Although J.K. Rowling’s The Casual Vacancy shares certain themes with her celebrated Harry Potter series—both contain the story of a tragic kid who grows up without the help of parents—the lack of magic in the former took some of the charm out of her storytelling prowess. Whereas Harry is told he’s special by a half-giant and whisked away from his nasty aunt, uncle, and cousin to a world of wonder, The Casual Vacancy’s Krystal Weedon must live in the perpetual oppression of a rundown house with no father, a drugged-out mother, and a toddler brother to watch out for. Now adapted for television by Sarah Phelps (Oliver Twist), the story plays out on the screen much like it did on the page—reality hits hard, with no bright fantasy elements to cover up a few notable flaws.
The HBO miniseries, which originally aired on BBC One in February, is split into three hour-long parts set in the fictional idyllic town of Pagford. As most fictional idyllic towns come, Pagford is actually home to plenty of social and geopolitical strife—namely over Sweetlove House, a 200-year-old community center that serves the needy. Led by Howard and Shirley Mollison (the former played by Dumbledore himself, Michael Gambon), the older generation wants to turn it into a spa that “puts Pagford on the map,” whereas lawyer Barry Fairbrother makes a strong plea to stay committed to Sweetlove’s crucial community outreach programs. When the universally admired Barry drops dead at the age of 40, the town plunges a little too predictably into a three-way race for his open council seat, paving the way for an A-plot that has trouble establishing real stakes.
The pettiness and obsession with perception that ensue do a fine job of painting how trivial the issues facing Pagford’s elite are, but that’s part of the problem. Not enough time is spent in the muckier parts of town to establish the effect that turning Sweetlove into a cash-grabbing spa would have on its community. The show excels when it cuts from the adults’ squabbling and social climbing directly into Krystal’s dark reality, and newcomer Abigail Lawrie easily turns in the best performance as the troubled, foul-mouthed teen. Phelps smartly chooses to place a heavier focus on Krystal than Rowling does in the book, but perhaps not enough so. The show sometimes groans under the weight of its many characters, several of which don’t feel fully developed, even with some lesser players given little dialogue and others being cut from the novel entirely.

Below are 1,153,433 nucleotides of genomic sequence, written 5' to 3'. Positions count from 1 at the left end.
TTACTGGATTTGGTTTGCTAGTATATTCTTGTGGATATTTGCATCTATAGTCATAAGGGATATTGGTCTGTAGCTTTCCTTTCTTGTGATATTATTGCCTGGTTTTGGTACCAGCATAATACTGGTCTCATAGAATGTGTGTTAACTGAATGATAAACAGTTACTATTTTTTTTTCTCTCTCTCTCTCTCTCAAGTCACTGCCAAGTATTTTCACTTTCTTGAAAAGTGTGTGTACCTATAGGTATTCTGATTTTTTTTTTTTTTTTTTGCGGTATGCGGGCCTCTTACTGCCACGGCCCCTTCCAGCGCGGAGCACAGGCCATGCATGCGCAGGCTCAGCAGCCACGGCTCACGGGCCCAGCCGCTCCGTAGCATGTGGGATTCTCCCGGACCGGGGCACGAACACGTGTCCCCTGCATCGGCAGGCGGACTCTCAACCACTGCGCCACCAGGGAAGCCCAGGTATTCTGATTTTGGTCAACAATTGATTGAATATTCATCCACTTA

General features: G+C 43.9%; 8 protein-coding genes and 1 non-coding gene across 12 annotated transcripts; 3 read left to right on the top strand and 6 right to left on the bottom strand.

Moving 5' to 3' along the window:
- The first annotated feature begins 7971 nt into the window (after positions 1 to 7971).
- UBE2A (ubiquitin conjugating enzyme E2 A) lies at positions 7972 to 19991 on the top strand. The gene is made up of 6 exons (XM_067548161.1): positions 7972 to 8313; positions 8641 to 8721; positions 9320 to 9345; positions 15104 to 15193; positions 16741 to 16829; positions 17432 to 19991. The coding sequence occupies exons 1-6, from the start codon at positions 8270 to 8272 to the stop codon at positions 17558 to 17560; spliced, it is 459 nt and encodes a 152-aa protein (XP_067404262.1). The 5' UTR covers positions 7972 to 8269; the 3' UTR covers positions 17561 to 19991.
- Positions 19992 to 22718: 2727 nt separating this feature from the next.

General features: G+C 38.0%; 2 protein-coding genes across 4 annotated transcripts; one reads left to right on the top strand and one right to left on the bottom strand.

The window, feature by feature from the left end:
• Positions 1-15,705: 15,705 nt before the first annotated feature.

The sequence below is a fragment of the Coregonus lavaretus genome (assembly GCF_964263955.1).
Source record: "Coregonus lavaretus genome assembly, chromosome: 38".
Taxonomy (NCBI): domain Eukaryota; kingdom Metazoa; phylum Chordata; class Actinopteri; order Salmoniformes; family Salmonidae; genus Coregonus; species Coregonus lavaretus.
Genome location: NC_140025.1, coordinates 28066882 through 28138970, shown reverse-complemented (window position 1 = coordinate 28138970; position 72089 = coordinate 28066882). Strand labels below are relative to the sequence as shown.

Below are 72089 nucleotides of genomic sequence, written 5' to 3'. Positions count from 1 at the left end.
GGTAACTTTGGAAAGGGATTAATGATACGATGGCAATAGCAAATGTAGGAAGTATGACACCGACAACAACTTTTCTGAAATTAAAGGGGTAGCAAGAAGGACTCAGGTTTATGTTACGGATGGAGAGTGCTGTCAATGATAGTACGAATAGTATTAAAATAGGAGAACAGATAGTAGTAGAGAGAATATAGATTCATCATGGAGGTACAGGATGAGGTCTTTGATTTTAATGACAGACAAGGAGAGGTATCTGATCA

Despite its faults, when The Casual Vacancy works, it works well. The teenage characters’ “quest for authenticity” as a defiant youth nicknamed “Fats” puts it, evokes the genuine realism that Rowling likely sought with her book. It’s perhaps best captured by Krystal’s blunt summation of Barry’s death to his acne-ridden nephew: “It’s shit. Like, proper shit.”
Also true to reality is the totally separate, yet parallel islands the teens occupy in relation to their parents and other adult figures. Whereas they’re mostly written off as stupid, lazy, or disgraceful by their elders, it’s the adults who more often descend into moodiness, self-doubt, and petty fighting. This behavior is ironically charged largely by the kids themselves, who take to an internet forum to reveal dirty secrets about the candidates under the the username Ghost_Of_Barry_Fairbrother. The gossip is cleverly read as a voice-over by Rory Kinnear’s Barry himself, maintaining his saintly status throughout the three episodes.
The show pulls humor out of its dark material in this fashion when it can, dropping choice lines like “Kierkegaard is dripping with ejaculate” after Fats and Krystal go for a quick handjob in the school library’s philosophy section, and having council candidate Miles Mollison stuff his mildly horrified face with food in nearly every scene he appears. There’s some fun to be had with the ridiculous level of pomposity in Pagford, and director Jonny Campbell makes sure to maximize the opportunities when they arrive.
However, with a climax that The Casual Vacancy clearly wants to come off as emotionally heavy, the humor should serve as a brief escape from the overbearing sense of dread felt during Krystal’s darker scenes with the degenerate drug dealer Obbo, her heroin-addicted mother, and their social worker, Kay. Instead, those powerful moments are lost in the jumble and too loosely tied to the duller election plot and dark laughs it occasionally provides. The show sets itself up with a lot of potential, but can’t keep all its plates spinning fast enough or long enough to result in a true spectacle.